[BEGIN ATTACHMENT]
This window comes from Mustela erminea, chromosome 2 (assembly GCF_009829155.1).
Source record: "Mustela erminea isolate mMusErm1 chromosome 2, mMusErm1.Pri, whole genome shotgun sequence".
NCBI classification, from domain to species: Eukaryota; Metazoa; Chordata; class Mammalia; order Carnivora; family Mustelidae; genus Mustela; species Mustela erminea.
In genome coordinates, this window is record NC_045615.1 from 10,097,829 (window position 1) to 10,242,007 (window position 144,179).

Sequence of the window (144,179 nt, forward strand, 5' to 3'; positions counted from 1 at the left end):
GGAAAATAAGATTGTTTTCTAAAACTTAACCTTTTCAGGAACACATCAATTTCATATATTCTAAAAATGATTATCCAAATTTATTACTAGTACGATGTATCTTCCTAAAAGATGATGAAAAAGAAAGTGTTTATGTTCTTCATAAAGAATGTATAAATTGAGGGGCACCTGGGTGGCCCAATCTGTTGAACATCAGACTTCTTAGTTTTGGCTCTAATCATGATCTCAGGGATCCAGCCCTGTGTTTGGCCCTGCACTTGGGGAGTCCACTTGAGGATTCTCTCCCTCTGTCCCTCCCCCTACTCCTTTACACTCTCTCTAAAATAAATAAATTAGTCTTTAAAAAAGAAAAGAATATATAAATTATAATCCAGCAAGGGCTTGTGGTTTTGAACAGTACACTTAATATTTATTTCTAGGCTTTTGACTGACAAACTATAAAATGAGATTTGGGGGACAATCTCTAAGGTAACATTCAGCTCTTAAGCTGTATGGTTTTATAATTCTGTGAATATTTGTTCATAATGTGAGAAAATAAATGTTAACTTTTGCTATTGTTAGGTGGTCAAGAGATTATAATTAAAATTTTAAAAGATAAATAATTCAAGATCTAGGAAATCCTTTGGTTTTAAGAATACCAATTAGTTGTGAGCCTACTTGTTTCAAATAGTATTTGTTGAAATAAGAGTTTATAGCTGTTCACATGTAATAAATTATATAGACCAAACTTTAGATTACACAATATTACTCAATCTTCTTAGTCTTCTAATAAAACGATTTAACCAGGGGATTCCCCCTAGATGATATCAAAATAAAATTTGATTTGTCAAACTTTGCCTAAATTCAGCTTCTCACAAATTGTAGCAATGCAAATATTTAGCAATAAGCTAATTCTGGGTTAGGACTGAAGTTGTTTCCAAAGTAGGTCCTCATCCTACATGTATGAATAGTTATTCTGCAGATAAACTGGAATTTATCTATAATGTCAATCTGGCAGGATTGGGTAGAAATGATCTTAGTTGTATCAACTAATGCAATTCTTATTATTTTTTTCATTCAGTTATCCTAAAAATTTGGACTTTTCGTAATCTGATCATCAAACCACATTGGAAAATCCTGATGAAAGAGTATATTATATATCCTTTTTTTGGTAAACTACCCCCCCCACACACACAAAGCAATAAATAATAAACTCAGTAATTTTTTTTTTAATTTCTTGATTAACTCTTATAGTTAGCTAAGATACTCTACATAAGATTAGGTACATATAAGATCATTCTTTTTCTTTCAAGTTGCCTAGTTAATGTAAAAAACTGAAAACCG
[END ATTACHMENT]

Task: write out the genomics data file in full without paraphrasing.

This window comes from Mustela erminea, chromosome 2 (assembly GCF_009829155.1).
Source record: "Mustela erminea isolate mMusErm1 chromosome 2, mMusErm1.Pri, whole genome shotgun sequence".
NCBI classification, from domain to species: Eukaryota; Metazoa; Chordata; class Mammalia; order Carnivora; family Mustelidae; genus Mustela; species Mustela erminea.
In genome coordinates, this window is record NC_045615.1 from 10,097,829 (window position 1) to 10,242,007 (window position 144,179).

Sequence of the window (144,179 nt, forward strand, 5' to 3'; positions counted from 1 at the left end):
GGAAAATAAGATTGTTTTCTAAAACTTAACCTTTTCAGGAACACATCAATTTCATATATTCTAAAAATGATTATCCAAATTTATTACTAGTACGATGTATCTTCCTAAAAGATGATGAAAAAGAAAGTGTTTATGTTCTTCATAAAGAATGTATAAATTGAGGGGCACCTGGGTGGCCCAATCTGTTGAACATCAGACTTCTTAGTTTTGGCTCTAATCATGATCTCAGGGATCCAGCCCTGTGTTTGGCCCTGCACTTGGGGAGTCCACTTGAGGATTCTCTCCCTCTGTCCCTCCCCCTACTCCTTTACACTCTCTCTAAAATAAATAAATTAGTCTTTAAAAAAGAAAAGAATATATAAATTATAATCCAGCAAGGGCTTGTGGTTTTGAACAGTACACTTAATATTTATTTCTAGGCTTTTGACTGACAAACTATAAAATGAGATTTGGGGGACAATCTCTAAGGTAACATTCAGCTCTTAAGCTGTATGGTTTTATAATTCTGTGAATATTTGTTCATAATGTGAGAAAATAAATGTTAACTTTTGCTATTGTTAGGTGGTCAAGAGATTATAATTAAAATTTTAAAAGATAAATAATTCAAGATCTAGGAAATCCTTTGGTTTTAAGAATACCAATTAGTTGTGAGCCTACTTGTTTCAAATAGTATTTGTTGAAATAAGAGTTTATAGCTGTTCACATGTAATAAATTATATAGACCAAACTTTAGATTACACAATATTACTCAATCTTCTTAGTCTTCTAATAAAACGATTTAACCAGGGGATTCCCCCTAGATGATATCAAAATAAAATTTGATTTGTCAAACTTTGCCTAAATTCAGCTTCTCACAAATTGTAGCAATGCAAATATTTAGCAATAAGCTAATTCTGGGTTAGGACTGAAGTTGTTTCCAAAGTAGGTCCTCATCCTACATGTATGAATAGTTATTCTGCAGATAAACTGGAATTTATCTATAATGTCAATCTGGCAGGATTGGGTAGAAATGATCTTAGTTGTATCAACTAATGCAATTCTTATTATTTTTTTCATTCAGTTATCCTAAAAATTTGGACTTTTCGTAATCTGATCATCAAACCACATTGGAAAATCCTGATGAAAGAGTATATTATATATCCTTTTTTTGGTAAACTACCCCCCCCACACACACAAAGCAATAAATAATAAACTCAGTAATTTTTTTTTTAATTTCTTGATTAACTCTTATAGTTAGCTAAGATACTCTACATAAGATTAGGTACATATAAGATCATTCTTTTTCTTTCAAGTTGCCTAGTTAATGTAAAAAACTGAAAACCG